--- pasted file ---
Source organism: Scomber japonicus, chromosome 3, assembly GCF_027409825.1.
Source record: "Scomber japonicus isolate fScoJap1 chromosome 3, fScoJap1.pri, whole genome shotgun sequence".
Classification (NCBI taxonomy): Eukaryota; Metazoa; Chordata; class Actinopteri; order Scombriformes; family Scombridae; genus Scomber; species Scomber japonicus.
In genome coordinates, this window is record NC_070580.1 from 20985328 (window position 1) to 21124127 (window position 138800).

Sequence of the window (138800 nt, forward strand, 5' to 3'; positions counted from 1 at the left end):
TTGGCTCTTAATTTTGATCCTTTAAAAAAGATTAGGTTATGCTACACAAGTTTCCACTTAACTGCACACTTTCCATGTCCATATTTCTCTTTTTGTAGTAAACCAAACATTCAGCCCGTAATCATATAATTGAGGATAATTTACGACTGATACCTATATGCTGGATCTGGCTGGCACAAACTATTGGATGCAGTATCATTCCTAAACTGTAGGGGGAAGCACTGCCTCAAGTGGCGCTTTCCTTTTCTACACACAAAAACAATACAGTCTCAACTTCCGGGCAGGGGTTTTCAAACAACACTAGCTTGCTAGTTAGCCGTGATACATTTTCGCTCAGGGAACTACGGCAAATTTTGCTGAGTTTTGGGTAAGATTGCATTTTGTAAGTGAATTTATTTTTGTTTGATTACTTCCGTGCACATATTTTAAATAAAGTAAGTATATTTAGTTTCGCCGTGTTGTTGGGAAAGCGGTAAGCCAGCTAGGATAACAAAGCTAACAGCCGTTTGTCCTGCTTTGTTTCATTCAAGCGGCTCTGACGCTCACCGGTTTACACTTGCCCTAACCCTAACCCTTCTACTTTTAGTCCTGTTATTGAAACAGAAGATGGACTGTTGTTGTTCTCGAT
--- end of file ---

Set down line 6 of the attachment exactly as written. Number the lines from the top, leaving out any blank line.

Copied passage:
TTGGCTCTTAATTTTGATCCTTTAAAAAAGATTAGGTTATGCTACACAAGTTTCCACTTAACTGCACACTTTCCATGTCCATATTTCTCTTTTTGTAGTAAACCAAACATTCAGCCCGTAATCATATAATTGAGGATAATTTACGACTGATACCTATATGCTGGATCTGGCTGGCACAAACTATTGGATGCAGTATCATTCCTAAACTGTAGGGGGAAGCACTGCCTCAAGTGGCGCTTTCCTTTTCTACACACAAAAACAATACAGTCTCAACTTCCGGGCAGGGGTTTTCAAACAACACTAGCTTGCTAGTTAGCCGTGATACATTTTCGCTCAGGGAACTACGGCAAATTTTGCTGAGTTTTGGGTAAGATTGCATTTTGTAAGTGAATTTATTTTTGTTTGATTACTTCCGTGCACATATTTTAAATAAAGTAAGTATATTTAGTTTCGCCGTGTTGTTGGGAAAGCGGTAAGCCAGCTAGGATAACAAAGCTAACAGCCGTTTGTCCTGCTTTGTTTCATTCAAGCGGCTCTGACGCTCACCGGTTTACACTTGCCCTAACCCTAACCCTTCTACTTTTAGTCCTGTTATTGAAACAGAAGATGGACTGTTGTTGTTCTCGAT